If we are correct, our son and his bride will fall at the hand of this terrible Wizard in an effort to protect you. And you yourself will be branded by this Wizard in an act that will nearly destroy him.
We have seen that this evil will return and its life will be intertwined with your own, but you possess the gifts necessary for this evil’s final defeat. And though we cannot be with you, we have tried very hard to prepare for your future beyond this time of trial, which we are confident is yet to be.
As a consequence of our fore knowledge we have made the decision to place our lives and possessions under a unique protection. We have saved out enough resources to provide ourselves and the son we know we shall soon conceive with an adequate lifestyle. The rest, our wealth, our properties, and Potter Manor, have all been hidden under a particularly powerful Fidelius charm, along with many other enchantments powerful enough in fact that no one would ever give the Potters a second thought.
You may wonder now why even you yourself have had little curiosity about your family beyond your parents. This is all the effect of the charms that have protected your family name from consideration by the curious and particularly from the rising evil that has intensely pursued the well-to-do and ancient Wizarding families among which the Potters have long been prominent.
Thus, we have protected everything for your benefit, in the hopes that our resources will not be diminished over time, or by attack, and will be available to you as your true inheritance and birthright as the sole remaining son of the House of Potter.
In this lock-box you will find papers documenting your wealth and possessions, as well as the means to travel to Potter Manor, where you should find resources that we hope will be of great help to you.
The very act of unlocking this box will have broken certain enchantments protecting the Manor and awakening its long sleeping caretaker.
Know that your Grandmother and I have done all of this out of love for you… to give you the greatest advantage possible in facing what you must face. Know also that the Potters have always been protectors, and we have great faith that you have already honored our family in so many ways.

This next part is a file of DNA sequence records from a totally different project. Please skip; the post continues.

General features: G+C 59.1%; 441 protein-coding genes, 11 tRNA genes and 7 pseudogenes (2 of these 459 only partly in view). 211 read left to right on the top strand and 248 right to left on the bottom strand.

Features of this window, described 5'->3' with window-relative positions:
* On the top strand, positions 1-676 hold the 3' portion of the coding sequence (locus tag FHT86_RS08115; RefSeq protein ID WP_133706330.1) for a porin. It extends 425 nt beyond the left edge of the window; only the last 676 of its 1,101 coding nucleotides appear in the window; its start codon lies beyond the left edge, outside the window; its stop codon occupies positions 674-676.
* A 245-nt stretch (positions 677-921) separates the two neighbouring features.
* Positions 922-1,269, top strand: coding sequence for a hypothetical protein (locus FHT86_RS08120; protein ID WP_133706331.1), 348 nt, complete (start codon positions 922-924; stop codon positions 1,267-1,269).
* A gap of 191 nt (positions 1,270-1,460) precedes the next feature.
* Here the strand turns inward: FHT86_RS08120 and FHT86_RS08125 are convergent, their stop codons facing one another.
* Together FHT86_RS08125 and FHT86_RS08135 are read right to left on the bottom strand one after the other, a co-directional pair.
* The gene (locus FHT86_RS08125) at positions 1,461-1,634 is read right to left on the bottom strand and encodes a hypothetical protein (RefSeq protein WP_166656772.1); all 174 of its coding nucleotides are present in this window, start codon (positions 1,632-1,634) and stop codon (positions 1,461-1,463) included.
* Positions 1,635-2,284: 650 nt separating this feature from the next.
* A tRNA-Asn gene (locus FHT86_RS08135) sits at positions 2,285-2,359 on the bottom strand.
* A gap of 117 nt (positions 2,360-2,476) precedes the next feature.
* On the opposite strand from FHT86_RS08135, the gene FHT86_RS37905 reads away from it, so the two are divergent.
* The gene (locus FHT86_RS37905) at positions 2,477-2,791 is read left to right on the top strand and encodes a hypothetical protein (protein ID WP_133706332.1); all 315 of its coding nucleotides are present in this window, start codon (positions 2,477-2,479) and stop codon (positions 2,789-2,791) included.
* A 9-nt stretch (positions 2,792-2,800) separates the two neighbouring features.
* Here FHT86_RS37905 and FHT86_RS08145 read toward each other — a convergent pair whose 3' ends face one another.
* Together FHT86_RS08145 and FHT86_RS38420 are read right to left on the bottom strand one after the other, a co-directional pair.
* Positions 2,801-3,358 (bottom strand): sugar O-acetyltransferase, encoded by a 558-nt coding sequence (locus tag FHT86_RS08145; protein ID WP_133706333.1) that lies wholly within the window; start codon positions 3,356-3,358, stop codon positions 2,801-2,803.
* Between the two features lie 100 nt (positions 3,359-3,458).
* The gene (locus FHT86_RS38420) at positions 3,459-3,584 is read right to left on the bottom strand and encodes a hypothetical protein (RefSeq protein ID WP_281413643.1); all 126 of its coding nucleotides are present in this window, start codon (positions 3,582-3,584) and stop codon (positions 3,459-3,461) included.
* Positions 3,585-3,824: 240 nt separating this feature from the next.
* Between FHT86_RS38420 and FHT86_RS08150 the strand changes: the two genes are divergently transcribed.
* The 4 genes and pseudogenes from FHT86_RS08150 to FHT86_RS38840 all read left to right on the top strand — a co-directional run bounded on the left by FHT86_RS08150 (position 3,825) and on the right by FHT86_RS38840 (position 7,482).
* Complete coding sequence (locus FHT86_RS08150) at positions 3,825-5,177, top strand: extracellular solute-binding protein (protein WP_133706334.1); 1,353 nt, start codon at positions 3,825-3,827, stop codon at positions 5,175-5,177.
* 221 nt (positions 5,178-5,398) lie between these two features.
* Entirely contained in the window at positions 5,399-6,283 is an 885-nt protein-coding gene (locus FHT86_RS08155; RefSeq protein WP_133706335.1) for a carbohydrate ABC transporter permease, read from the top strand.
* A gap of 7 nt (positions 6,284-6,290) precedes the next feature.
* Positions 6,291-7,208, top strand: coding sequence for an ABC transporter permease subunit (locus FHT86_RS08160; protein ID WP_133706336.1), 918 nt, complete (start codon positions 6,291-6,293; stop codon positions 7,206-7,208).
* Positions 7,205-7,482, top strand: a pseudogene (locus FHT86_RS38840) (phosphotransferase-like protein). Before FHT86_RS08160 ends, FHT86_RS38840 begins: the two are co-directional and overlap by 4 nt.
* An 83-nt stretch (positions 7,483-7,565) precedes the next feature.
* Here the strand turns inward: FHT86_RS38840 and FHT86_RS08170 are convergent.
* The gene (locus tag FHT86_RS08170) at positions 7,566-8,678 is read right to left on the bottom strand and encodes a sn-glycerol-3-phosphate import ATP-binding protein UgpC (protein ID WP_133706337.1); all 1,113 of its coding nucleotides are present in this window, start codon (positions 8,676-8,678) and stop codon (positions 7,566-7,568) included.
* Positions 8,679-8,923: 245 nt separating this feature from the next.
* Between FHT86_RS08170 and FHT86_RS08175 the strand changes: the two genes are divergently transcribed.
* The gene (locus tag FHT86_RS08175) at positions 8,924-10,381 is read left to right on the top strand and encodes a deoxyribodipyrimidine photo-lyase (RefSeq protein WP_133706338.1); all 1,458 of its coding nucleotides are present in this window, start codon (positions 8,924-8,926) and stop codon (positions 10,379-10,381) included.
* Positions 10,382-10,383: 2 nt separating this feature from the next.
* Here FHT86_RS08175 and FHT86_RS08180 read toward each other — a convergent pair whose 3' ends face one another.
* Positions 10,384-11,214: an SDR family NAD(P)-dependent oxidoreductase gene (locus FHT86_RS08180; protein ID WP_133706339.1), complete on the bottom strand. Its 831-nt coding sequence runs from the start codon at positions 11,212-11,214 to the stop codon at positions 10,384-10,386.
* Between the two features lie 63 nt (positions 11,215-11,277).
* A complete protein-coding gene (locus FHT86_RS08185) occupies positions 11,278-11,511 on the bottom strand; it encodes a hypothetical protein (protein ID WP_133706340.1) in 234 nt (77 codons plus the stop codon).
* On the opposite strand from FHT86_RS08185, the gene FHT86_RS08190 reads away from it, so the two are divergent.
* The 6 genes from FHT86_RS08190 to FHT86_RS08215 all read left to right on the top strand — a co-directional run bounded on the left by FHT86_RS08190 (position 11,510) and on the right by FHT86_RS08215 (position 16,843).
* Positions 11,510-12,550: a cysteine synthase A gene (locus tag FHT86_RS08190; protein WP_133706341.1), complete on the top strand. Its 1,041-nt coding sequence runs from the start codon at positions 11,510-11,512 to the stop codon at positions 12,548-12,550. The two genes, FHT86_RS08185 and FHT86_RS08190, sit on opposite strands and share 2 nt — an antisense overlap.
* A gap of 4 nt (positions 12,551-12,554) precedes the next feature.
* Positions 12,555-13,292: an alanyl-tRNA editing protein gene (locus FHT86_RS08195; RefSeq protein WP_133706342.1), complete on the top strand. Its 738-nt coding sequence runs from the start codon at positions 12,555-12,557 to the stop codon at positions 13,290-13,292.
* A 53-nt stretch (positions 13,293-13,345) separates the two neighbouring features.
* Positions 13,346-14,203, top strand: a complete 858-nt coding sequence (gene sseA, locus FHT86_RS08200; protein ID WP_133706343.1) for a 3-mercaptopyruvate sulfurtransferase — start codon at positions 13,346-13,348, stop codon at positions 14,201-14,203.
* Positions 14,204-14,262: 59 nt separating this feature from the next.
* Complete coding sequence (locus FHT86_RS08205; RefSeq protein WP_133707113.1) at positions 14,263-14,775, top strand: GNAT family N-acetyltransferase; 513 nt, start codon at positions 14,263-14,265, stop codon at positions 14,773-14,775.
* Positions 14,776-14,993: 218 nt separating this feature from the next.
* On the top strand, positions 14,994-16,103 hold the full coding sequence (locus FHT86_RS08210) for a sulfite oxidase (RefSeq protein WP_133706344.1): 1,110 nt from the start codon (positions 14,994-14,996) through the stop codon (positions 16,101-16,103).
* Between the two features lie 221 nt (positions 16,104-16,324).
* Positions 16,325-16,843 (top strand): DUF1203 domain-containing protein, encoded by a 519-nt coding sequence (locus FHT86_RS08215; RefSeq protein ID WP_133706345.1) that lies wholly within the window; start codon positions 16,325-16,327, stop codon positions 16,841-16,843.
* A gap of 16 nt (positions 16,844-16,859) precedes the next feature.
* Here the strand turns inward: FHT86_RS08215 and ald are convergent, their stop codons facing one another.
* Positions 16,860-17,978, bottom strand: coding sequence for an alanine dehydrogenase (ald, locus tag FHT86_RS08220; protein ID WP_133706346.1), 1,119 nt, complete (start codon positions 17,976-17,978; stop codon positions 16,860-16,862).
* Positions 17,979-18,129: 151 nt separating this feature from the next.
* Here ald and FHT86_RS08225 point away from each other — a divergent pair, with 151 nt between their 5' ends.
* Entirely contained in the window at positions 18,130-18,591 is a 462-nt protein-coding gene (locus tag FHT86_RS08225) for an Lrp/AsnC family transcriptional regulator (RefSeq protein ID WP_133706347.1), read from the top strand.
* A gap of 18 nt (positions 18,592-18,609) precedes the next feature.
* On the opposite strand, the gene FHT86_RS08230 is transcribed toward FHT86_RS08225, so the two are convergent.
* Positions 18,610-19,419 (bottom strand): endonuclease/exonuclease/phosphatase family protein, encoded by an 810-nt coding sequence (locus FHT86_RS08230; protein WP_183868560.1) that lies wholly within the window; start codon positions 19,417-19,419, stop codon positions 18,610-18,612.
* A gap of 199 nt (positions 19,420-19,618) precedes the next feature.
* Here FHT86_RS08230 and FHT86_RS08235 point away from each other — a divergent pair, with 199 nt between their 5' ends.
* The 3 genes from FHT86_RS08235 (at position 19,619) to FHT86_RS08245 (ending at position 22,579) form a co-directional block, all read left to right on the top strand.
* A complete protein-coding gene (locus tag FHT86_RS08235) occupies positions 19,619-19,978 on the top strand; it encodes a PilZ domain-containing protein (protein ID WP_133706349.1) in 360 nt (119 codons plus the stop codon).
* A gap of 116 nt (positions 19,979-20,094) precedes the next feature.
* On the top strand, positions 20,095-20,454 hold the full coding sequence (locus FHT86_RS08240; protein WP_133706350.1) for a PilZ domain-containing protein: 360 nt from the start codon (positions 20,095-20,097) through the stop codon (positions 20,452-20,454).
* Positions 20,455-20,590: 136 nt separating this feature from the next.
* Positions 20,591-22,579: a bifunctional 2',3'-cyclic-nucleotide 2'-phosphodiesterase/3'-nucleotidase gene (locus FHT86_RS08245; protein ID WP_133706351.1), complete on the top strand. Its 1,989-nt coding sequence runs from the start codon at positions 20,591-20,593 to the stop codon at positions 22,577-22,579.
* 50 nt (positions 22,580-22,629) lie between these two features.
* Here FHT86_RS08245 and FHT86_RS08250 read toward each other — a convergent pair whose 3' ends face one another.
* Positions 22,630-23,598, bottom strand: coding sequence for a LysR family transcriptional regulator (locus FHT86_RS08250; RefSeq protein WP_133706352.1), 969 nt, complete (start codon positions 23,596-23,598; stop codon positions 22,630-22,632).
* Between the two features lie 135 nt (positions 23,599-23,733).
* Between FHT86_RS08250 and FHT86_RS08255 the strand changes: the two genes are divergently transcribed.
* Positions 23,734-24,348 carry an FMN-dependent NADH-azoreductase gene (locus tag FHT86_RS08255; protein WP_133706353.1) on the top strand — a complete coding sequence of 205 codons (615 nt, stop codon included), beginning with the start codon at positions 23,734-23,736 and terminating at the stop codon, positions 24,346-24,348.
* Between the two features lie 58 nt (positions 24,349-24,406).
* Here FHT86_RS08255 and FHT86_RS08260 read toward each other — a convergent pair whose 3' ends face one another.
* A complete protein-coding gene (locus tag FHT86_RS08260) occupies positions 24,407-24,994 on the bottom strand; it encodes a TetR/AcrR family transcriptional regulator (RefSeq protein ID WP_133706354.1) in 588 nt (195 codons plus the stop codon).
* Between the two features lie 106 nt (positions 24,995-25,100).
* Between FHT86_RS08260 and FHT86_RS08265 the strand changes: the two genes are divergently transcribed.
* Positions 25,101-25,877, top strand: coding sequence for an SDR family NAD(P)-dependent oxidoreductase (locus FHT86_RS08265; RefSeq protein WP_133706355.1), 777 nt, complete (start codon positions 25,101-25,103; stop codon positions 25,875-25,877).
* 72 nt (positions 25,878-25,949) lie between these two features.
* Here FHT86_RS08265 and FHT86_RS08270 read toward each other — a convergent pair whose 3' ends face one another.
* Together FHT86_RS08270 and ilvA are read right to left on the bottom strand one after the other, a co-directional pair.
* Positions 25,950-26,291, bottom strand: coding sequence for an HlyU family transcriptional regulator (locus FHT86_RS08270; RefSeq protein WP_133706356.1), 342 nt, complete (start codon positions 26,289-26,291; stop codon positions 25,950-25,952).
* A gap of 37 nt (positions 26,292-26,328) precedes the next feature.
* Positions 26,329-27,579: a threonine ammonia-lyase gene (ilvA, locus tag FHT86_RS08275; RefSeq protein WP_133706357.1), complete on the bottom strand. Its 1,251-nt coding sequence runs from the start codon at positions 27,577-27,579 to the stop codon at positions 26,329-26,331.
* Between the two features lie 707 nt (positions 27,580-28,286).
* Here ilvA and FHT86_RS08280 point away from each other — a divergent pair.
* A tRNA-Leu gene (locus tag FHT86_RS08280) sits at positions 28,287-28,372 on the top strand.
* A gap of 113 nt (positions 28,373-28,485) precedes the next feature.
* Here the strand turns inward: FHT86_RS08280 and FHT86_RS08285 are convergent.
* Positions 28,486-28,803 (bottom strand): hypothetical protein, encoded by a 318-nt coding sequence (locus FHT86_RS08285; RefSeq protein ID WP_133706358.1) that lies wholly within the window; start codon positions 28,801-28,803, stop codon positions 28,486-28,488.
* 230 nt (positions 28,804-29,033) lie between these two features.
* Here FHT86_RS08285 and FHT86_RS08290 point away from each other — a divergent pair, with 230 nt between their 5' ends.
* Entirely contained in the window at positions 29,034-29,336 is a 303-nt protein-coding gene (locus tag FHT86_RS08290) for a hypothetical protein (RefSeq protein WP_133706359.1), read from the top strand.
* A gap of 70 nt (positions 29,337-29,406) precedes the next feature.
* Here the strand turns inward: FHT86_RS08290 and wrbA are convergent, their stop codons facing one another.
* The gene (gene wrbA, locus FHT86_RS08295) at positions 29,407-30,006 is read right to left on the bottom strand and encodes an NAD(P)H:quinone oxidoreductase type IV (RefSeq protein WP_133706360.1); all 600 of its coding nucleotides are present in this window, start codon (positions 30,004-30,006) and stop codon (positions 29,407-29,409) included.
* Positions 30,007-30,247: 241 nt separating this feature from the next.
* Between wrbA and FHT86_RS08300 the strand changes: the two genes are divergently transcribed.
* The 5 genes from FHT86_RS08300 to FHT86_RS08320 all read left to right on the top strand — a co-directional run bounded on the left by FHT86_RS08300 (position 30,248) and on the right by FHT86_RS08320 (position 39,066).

You will be expected at the Manor.
With deep and abiding love,
Deyton and Philomena Potter.
Harry set the letter down. The others were all looking at him with questioning expressions. Harry turned to the Dumbledore card. “Did you know my grandparents, Professor?” Harry asked.
“My only memories of your grandparents are of meeting them a few times while your father was at Hogwarts,” Dumbledore said gently. “If I ever knew more about them, knowledge that might have been unlocked by the learning of these enchantments, I am afraid such knowledge was lost by my death, and can no longer be retrieved.”
“So, what’s this ‘means’ to get to Potter Manor?” Ron said suddenly. “If you’ve got a house bigger than Grimmauld Place, I’d sure like to see it.”
“I don’t know,” Harry said as he leaned forward and began pulling scrolls from the top of the box and dropping them haphazardly across the rug. “Must be something more in here besides old scrolls.”
Hermione picked up one of the scrolls and slowly unrolled it.
“Here’s something,” Harry said excitedly as he pulled a small wooden case up from the bottom of the lock-box. It was perhaps five inches square, and just as deep, making it an almost perfect cube, smooth on all sides and of a darkly stained and polished hardwood. Harry pulled at the top and it came off quite easily. Inside, encased in a cutout, lined with red velvet, was a rather plain looking brass door-knob. He held out the opened box, showing it to the others. “Suppose it’s a portkey?” he asked.
“Harry…” Hermione said in a voice they all recognized to mean she had just discovered something… something important. She had one of the scrolls completely unrolled in front of her. “Harry… according to this document you own… well, you own nearly all of the land that is Diagon Alley!”